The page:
Stock. To use it, not to waste it, I should hope ; to treat it, Mr. Belcour, not as a vassal over whom you have a wanton despotic power, but as a subject whom you are bound to govern with a temperate and restrained authority.

Bel. True, Sir, most truly said ; mine's a commission, not a right : I am the offspring of distress, and every child of sorrow is my brother. While I have hands to hold, therefore, I will hold them open to mankind. But, Sir, my passions are my masters; they take me where they will ; and oftentimes they leave to reason and virtue, nothing but my wishes and my sighs.

Stock. Come, come, the man who can accuse, corrects himself.

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Bel. Ah! that is an office I am weary of. I wish a friend would take it up: I would to heaven you had leisure for the employ. But, did you drive a trade to the four corners of the world, you would not find the task so toilsome as to keep me free from faults. Stock. Well

, I am not discouraged. This candour tells me I should not have the fault of self-conceit to combat , that, at least, is not among the number.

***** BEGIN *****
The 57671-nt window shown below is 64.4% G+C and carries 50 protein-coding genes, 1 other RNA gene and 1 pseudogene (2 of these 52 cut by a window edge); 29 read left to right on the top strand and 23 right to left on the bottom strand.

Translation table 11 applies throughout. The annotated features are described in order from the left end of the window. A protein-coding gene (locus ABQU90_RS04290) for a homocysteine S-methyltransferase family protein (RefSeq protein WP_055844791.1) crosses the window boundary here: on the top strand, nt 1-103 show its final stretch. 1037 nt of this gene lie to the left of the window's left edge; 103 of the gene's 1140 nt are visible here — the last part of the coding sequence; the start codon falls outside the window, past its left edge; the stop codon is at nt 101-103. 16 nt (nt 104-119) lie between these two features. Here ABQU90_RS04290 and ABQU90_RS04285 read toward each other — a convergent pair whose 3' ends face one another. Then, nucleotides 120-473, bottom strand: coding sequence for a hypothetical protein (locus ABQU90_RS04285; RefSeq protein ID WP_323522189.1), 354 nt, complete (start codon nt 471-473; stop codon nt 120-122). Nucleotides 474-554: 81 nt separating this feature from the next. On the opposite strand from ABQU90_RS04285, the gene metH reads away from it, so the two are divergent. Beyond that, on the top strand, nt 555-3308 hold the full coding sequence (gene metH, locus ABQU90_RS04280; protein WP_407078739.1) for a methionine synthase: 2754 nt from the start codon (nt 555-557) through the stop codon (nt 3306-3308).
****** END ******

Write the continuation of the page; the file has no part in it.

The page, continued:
Bel. No; if I knew that man on earth who thought more humbly of me than I do of myself, I would take his opinion and forego my own.

Stock. And were I to choose a pupil, it should be one of your complexion : so if you will come along with me, we will agree upon your admission, and enter upon a course of lectures directly. Bel. With all my heart.

II.-Lady Townly and Lady Grace. Lady T. OH, my dear Lady Grace! how could you leave me so urmercifully alone all this while ?

Lady G. I thought my lord had been with you.

Lady T. Why, yes and therefore I wanted your relief; for he has been in such a fluster here

Lady G. Bless me! for what?